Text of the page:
“This is labor-intensive and time-intensive,” Vore says. “From an aesthetic point of view, it also gets tough at times. We work with a lot of homeowners, and we deal with a lot of private trees or street trees that are in front of people’s homes.”

It is in these residential areas that Avista’s arborists turn to tree-growth regulators. By applying the regulators, arborists can slow the growth of these trees and don’t have to return to cut or prune them as often.

How effective are the regulators? Typically, arborists return to each residential tree every three to four years to prune it. After treating trees with growth regulators, though, arborists need return only every six, seven, or eight years, Vore says. This saves money and time, of course, but also lessens the possibility of tensions with homeowners who don’t enjoy seeing their full trees trimmed.

Vore says Avista spends from $4 million to $5 million every year on its vegetation-management program. That’s a lot of money for a relatively small utility-though extremely large utilities may spend $30 million to $40 million annually managing trees and weeds-but Vore says the cost is worth it. Avista, like all utilities, faces constant pressure to provide reliable service. Whenever an overgrown tree branch falls and downs a power line, it’s one more series of headaches for Avista: The company has to send out repair crews, provide information on the outage for angry customers, and spend money and time repairing the damage. By preventing the branches from falling in the first place, the utility can stop the headaches before they start.     

Besides its regulators and mowing machines, Avista’s contracted arborists also use herbicides to control vegetation in the utility’s rights of way. Often, crews spray these chemicals in targeted areas where they are trying to discourage the growth of invasive species or troublesome taller species.

“Basically, we are trying to increase plant diversity, but we are also trying to change the composition of the plant community from a forest to low-growing compatible tree and shrub species,” Vore says. “We don’t want to completely clear the rights of way. We want to maintain them by encouraging native low-growing plants. We’d like to use bio-diversity to encourage the low-growing plants to fill in and prevent the tall-growing plants from coming.”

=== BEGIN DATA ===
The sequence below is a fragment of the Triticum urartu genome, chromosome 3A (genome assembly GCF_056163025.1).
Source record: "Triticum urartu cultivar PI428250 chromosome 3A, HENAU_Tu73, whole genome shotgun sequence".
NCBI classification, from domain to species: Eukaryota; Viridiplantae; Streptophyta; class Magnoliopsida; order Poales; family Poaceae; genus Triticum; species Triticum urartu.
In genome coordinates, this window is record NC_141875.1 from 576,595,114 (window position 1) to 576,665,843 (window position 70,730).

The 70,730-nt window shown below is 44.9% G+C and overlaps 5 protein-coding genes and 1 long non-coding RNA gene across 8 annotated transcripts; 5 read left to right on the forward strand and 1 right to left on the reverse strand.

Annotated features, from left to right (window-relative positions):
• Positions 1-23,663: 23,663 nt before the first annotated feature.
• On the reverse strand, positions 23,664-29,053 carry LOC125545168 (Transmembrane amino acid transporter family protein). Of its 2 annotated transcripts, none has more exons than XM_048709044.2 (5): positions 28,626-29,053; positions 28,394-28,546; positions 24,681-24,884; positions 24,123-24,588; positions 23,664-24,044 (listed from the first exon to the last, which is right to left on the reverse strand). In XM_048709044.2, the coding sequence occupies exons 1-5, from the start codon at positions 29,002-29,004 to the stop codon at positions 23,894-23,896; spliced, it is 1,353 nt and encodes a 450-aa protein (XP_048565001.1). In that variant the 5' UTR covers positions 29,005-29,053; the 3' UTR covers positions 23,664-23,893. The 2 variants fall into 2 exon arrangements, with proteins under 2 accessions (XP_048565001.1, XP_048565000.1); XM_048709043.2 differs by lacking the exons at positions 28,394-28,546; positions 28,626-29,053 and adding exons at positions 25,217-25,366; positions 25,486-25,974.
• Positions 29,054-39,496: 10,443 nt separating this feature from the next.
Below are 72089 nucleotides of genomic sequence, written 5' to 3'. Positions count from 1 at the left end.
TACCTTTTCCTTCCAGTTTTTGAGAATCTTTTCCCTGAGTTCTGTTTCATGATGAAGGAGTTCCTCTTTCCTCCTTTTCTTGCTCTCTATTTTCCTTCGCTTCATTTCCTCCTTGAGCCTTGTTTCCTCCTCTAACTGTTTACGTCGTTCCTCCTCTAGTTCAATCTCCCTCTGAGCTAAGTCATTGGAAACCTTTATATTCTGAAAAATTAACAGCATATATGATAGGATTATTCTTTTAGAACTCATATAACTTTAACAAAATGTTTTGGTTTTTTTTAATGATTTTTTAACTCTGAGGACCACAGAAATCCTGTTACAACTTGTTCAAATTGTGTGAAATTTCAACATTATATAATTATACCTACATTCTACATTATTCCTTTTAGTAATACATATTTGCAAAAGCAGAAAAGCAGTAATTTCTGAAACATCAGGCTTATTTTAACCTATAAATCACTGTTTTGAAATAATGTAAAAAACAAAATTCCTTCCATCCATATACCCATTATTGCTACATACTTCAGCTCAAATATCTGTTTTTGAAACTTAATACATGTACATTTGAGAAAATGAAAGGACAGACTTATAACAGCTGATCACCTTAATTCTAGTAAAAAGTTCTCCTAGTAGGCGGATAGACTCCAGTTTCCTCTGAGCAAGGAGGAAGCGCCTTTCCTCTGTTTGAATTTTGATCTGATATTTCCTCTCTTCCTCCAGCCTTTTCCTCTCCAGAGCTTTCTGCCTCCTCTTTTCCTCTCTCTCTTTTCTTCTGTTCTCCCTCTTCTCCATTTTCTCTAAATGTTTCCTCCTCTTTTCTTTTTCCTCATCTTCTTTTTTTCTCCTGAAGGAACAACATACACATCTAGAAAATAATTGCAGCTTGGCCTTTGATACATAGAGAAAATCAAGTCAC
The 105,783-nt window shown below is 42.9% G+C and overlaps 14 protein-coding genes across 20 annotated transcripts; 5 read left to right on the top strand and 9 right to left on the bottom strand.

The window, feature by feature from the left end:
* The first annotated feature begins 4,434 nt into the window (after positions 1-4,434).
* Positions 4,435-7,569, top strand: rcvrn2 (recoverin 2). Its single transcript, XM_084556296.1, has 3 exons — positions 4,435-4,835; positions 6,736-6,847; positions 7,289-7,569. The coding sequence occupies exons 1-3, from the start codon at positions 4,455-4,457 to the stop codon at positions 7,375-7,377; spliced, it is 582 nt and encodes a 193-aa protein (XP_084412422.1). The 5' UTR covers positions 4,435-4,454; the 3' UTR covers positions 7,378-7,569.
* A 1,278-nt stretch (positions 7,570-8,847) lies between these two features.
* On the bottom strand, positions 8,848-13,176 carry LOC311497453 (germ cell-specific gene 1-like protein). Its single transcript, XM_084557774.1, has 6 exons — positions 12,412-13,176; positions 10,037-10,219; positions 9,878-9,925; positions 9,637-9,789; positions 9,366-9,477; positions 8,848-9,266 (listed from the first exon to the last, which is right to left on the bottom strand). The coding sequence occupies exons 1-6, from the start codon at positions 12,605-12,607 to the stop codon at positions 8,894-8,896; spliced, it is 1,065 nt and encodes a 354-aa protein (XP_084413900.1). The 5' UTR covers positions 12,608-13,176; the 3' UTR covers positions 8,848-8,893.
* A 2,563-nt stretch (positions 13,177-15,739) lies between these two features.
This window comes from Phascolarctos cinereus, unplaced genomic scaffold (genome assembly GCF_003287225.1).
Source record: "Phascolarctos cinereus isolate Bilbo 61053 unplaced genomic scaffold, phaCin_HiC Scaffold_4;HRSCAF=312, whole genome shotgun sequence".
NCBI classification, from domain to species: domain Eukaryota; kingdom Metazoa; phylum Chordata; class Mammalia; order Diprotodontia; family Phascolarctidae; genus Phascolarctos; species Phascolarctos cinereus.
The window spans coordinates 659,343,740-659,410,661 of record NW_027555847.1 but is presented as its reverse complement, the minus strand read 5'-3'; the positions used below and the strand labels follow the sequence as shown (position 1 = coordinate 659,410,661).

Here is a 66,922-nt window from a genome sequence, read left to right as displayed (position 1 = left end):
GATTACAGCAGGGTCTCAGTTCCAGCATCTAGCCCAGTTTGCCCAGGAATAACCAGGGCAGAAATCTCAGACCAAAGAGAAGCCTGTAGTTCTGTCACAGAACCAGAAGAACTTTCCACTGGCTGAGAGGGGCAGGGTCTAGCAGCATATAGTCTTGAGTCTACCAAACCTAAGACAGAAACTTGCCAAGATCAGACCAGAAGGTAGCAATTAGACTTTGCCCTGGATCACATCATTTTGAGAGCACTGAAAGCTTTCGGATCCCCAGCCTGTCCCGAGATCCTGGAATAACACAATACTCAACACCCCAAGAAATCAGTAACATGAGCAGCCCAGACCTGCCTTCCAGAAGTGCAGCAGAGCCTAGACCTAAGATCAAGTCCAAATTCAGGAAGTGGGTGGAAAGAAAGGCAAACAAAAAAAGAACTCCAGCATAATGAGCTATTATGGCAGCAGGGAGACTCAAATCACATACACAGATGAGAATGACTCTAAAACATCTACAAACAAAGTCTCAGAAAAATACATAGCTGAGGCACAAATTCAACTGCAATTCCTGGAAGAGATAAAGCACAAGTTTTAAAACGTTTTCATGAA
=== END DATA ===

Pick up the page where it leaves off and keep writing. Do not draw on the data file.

Plants that Vore would like to see more of along Avista’s rights of way include ferns, which do a good job of keeping away taller conifers; service berry; wild roses; berry bushes; and any kind of herbaceous vegetation.

Unlike Odom in Florida, Vore and her crews don’t have to worry about dealing with much rainfall. Vore says many of the areas in the utility’s service territory only get 10 to 12 inches of precipitation a year. In heavy rainfall years, the precipitation still rarely comes in higher than 40 to 45 inches a year. These are low numbers, so trees and weeds here don’t grow quite as fast as they do in wetter areas of the country.

But that doesn’t mean Avista’s service area is challenge-free. Because the area is largely dry, the region faces high fire danger if trees and dry vegetation aren’t maintained. Arborists must deal with a high number of dead and dying trees along the area’s rights of way. Avista crews spend significant amounts of time patrolling for dangerous trees.

Just the fact that Vore can so easily reel off her region’s unique challenges and, more importantly, can choose from a wide variety of measures to meet them is further proof that the field of vegetation management is becoming a more scientific and resourceful one.

“I’ve been doing this for more than 20 years,” Vore says. “There is so much science involved in this field now. There is so much research going on. It’s really been a positive change.”

About the Author

Dan Rafter

Dan Rafter is a technical writer and frequent contributor.